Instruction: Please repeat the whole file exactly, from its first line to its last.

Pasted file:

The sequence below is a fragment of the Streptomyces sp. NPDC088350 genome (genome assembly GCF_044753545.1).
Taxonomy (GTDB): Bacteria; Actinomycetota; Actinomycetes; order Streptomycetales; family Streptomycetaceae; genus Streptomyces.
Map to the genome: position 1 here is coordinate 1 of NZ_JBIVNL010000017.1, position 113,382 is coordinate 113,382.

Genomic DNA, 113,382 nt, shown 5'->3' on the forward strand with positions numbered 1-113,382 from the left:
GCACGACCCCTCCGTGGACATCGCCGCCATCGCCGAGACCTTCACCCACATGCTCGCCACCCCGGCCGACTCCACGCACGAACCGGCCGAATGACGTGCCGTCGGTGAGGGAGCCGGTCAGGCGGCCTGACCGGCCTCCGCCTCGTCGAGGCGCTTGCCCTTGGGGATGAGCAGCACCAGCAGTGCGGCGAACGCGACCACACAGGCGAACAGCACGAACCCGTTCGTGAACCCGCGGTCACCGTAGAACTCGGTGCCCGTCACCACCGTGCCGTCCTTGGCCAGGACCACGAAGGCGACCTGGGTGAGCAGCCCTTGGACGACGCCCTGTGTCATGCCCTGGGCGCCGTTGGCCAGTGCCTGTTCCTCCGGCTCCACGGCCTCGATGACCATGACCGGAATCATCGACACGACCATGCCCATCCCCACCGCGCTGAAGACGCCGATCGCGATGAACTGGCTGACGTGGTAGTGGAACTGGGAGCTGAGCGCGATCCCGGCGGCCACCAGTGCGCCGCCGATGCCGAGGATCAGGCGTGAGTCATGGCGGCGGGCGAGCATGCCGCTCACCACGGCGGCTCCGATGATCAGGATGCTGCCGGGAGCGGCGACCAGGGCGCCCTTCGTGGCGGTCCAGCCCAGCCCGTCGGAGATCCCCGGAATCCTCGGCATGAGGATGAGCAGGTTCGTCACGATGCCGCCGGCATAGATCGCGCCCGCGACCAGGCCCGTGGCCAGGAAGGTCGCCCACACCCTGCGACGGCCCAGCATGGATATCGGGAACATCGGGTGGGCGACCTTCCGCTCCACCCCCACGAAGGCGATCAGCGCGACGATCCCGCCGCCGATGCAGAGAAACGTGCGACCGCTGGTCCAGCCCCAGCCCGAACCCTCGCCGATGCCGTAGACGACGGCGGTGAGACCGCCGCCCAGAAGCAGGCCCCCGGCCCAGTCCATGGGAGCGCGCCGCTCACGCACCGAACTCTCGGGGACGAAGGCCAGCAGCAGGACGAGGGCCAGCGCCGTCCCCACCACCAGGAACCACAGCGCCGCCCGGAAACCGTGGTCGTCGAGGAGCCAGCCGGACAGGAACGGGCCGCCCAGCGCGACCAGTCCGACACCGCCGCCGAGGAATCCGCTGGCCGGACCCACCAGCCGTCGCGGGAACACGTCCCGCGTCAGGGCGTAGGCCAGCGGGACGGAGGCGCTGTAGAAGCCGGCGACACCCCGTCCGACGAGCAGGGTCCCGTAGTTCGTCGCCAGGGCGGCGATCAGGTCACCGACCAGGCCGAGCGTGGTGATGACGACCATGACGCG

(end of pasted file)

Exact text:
The sequence below is a fragment of the Streptomyces sp. NPDC088350 genome (genome assembly GCF_044753545.1).
Taxonomy (GTDB): Bacteria; Actinomycetota; Actinomycetes; order Streptomycetales; family Streptomycetaceae; genus Streptomyces.
Map to the genome: position 1 here is coordinate 1 of NZ_JBIVNL010000017.1, position 113,382 is coordinate 113,382.

Genomic DNA, 113,382 nt, shown 5'->3' on the forward strand with positions numbered 1-113,382 from the left:
GCACGACCCCTCCGTGGACATCGCCGCCATCGCCGAGACCTTCACCCACATGCTCGCCACCCCGGCCGACTCCACGCACGAACCGGCCGAATGACGTGCCGTCGGTGAGGGAGCCGGTCAGGCGGCCTGACCGGCCTCCGCCTCGTCGAGGCGCTTGCCCTTGGGGATGAGCAGCACCAGCAGTGCGGCGAACGCGACCACACAGGCGAACAGCACGAACCCGTTCGTGAACCCGCGGTCACCGTAGAACTCGGTGCCCGTCACCACCGTGCCGTCCTTGGCCAGGACCACGAAGGCGACCTGGGTGAGCAGCCCTTGGACGACGCCCTGTGTCATGCCCTGGGCGCCGTTGGCCAGTGCCTGTTCCTCCGGCTCCACGGCCTCGATGACCATGACCGGAATCATCGACACGACCATGCCCATCCCCACCGCGCTGAAGACGCCGATCGCGATGAACTGGCTGACGTGGTAGTGGAACTGGGAGCTGAGCGCGATCCCGGCGGCCACCAGTGCGCCGCCGATGCCGAGGATCAGGCGTGAGTCATGGCGGCGGGCGAGCATGCCGCTCACCACGGCGGCTCCGATGATCAGGATGCTGCCGGGAGCGGCGACCAGGGCGCCCTTCGTGGCGGTCCAGCCCAGCCCGTCGGAGATCCCCGGAATCCTCGGCATGAGGATGAGCAGGTTCGTCACGATGCCGCCGGCATAGATCGCGCCCGCGACCAGGCCCGTGGCCAGGAAGGTCGCCCACACCCTGCGACGGCCCAGCATGGATATCGGGAACATCGGGTGGGCGACCTTCCGCTCCACCCCCACGAAGGCGATCAGCGCGACGATCCCGCCGCCGATGCAGAGAAACGTGCGACCGCTGGTCCAGCCCCAGCCCGAACCCTCGCCGATGCCGTAGACGACGGCGGTGAGACCGCCGCCCAGAAGCAGGCCCCCGGCCCAGTCCATGGGAGCGCGCCGCTCACGCACCGAACTCTCGGGGACGAAGGCCAGCAGCAGGACGAGGGCCAGCGCCGTCCCCACCACCAGGAACCACAGCGCCGCCCGGAAACCGTGGTCGTCGAGGAGCCAGCCGGACAGGAACGGGCCGCCCAGCGCGACCAGTCCGACACCGCCGCCGAGGAATCCGCTGGCCGGACCCACCAGCCGTCGCGGGAACACGTCCCGCGTCAGGGCGTAGGCCAGCGGGACGGAGGCGCTGTAGAAGCCGGCGACACCCCGTCCGACGAGCAGGGTCCCGTAGTTCGTCGCCAGGGCGGCGATCAGGTCACCGACCAGGCCGAGCGTGGTGATGACGACCATGACGCG